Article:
[time-nuts] AM vs PM noise of signal sources

Bob kb8tq kb8tq at n1k.org
Sun Jan 7 09:57:23 EST 2018


Hi

> On Jan 7, 2018, at 8:02 AM, Ulrich Rohde via time-nuts <time-nuts at febo.com> wrote:
> 
> This and related topics are  presented in :
>  
>  
> [BOOK] The design of modern microwave oscillators for wireless applications: theory and optimizationUL Rohde, AK Poddar, G Böck - 2005 - books.google.com
> Delivering the best possible solution for phase noise and output power efficiency in 
> oscillators This complete and thorough analysis of microwave oscillators investigates all 
> aspects of design, with particular emphasis on operating conditions, choice of resonators 
> and transistors, phase noise, and output power. It covers both bipolar transistors and FETs. 
> Following the authors' guidance, readers learn how to design microwave oscillators and …
>   Cited by 198 Related articles All 6 versions 
>  
>  
>  
>  
> 73 de Ulrich , N1 UL 


…. There’s also a few papers out there on the topic. I seem to remember sitting
through a few you wrote .

Bob

> In a message dated 1/7/2018 7:07:56 AM Eastern Standard Time, donaldbcollie at gmail.com writes:
> 
>  
> Does any limiter, soft or hard, [and perhaps any nonlinearity of power
> term 3 or greater in the amplifier of an oscillator] cause the "baseband
> 1/f noise to translate up to the resonator frequency [a form of
> crossmodulation]?. I wonder this because
> phase noise vs freq plots look a bit like the 1/f plots of a resistor, or
> active device, or power supply. Ceramic caps, and resonators [I`m thinking
> of quartz crystals] don`t pass much DC, and as I understand it, 1/f noise
> is associated with dc passing through resistors, or semiconductors. So the
> best way to go might be to have a very linear amplifier, which exhibits
> very low noise [perhaps 150dB below the operating level], with an AGC loop,
> that sets the operating levela little below the level at which the amp
> starts to clip - this could be done with a thermistor to avoid the AGC loop
> altering the [optimised] operating conditions of the amp. Alternatively you
> might be able to use a tetrode device like a dual gate MOSFET, and apply
> the AGC to the second gate. Thus you could keep the extremely linear amp
> extremely linear. [150dB below 1Volt RMS is 0.032uV RMS].
> Cheers!........................................................................................................................................................................Don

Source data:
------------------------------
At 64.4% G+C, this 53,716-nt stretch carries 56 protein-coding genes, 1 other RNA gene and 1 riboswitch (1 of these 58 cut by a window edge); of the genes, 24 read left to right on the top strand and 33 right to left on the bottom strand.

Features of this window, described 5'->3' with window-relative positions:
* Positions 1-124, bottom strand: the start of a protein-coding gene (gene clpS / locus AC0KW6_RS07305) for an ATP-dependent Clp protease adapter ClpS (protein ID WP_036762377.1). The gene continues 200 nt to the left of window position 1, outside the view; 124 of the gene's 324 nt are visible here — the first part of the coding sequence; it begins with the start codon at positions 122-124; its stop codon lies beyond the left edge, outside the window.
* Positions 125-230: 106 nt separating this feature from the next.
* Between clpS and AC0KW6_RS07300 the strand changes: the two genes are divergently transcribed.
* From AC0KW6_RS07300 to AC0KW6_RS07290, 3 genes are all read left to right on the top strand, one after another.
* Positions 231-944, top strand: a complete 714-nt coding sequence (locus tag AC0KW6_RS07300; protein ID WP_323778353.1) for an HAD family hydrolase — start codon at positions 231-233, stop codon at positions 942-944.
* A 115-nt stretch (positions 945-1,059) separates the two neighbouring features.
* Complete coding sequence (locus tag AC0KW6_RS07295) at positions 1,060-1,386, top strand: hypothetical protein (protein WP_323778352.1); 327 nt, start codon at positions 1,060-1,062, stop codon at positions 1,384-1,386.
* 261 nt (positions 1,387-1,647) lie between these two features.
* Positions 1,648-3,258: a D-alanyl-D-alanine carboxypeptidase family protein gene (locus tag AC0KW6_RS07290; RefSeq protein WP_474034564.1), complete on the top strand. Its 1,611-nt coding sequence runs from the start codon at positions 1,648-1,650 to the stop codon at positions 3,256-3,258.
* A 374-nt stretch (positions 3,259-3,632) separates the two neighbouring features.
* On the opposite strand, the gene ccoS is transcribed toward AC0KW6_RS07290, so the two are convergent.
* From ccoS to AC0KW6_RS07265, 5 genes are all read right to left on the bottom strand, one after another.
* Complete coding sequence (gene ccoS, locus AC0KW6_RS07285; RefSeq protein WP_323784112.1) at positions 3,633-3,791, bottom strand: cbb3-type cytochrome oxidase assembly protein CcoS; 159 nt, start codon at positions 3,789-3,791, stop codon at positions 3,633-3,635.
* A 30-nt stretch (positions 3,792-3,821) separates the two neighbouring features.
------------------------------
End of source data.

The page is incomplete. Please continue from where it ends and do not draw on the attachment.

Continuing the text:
> ZL4GX
> 
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> On Sun, Jan 7, 2018 at 3:12 PM, Dana Whitlow <k8yumdoober at gmail.com> wrote:
> 
>> One point about oscillator design I've not yet seen mentioned is this: the
>> limiter
>> must not degrade the resonator Q when in action. Hence, a pair of diodes
>> connected in parallel back to back, across a shunt resonator, would be a
>> bad
>> thing to do from the perspective of low phase noise. A differential
>> amplifier
>> that limits by running out of current on peaks, driving a shunt resonator,
>> is
>> a much better way even though one pays a price in having more transistor
>> noise in the circuit.
>> 
>> I've long wondered if a very slow AGC might avoid the nonlinear mechanisms
>> issue except, of course, for things happening within the AGC loop's
>> bandwidth.
>> Is anybody reading this aware of what the truth really is?
>> 
>> Dana
>> 
>> 
>> On Sat, Jan 6, 2018 at 4:29 PM, Magnus Danielson <
>> magnus at rubidium.dyndns.org
>>> wrote:
>> 
>>> 
>>> 
>>> On 01/06/2018 10:31 PM, Joseph Gwinn wrote:
>>>>> ------------------------------
>>>>> 
>>>>> Message: 2
>>>>> Date: Sat, 6 Jan 2018 09:19:31 -0500
>>>>> From: Bob kb8tq <kb8tq at n1k.org>
>>>>> To: Discussion of precise time and frequency measurement
>>>>> <time-nuts at febo.com>
>>>>> Subject: Re: [time-nuts] AM vs PM noise of signal sources
>>>>> Message-ID: <DDEF34DD-AD21-44C6-9612-D877881078E5 at n1k.org>
>>>>> Content-Type: text/plain; charset=utf-8
>>>>> 
>>>>> Hi
>>>>> 
>>>>> The key point missing is the fact that any real oscillator must have
>>>>> a limiter
>>>>> in the loop. Otherwise it will “create one” by going over the max
>>>>> output of this or
>>>>> that amplifier. To the degree that the limiter has issues (limits
>>>>> poorly) you will get
>>>>> AM noise.
>>>> 
>>>> Hmm. Not strictly true. One can also use an AGC loop, like a wein
>>>> bridge oscillator. That said, some kind of softish limiter is commonly
>>>> used.
>>> 
>>> Regardless what non-linear mechanism in play, this remains a non-linear
>>> mechanism that achieves the goal. Choose wisely.
>>> 
>>> Cheers,
>>> Magnus
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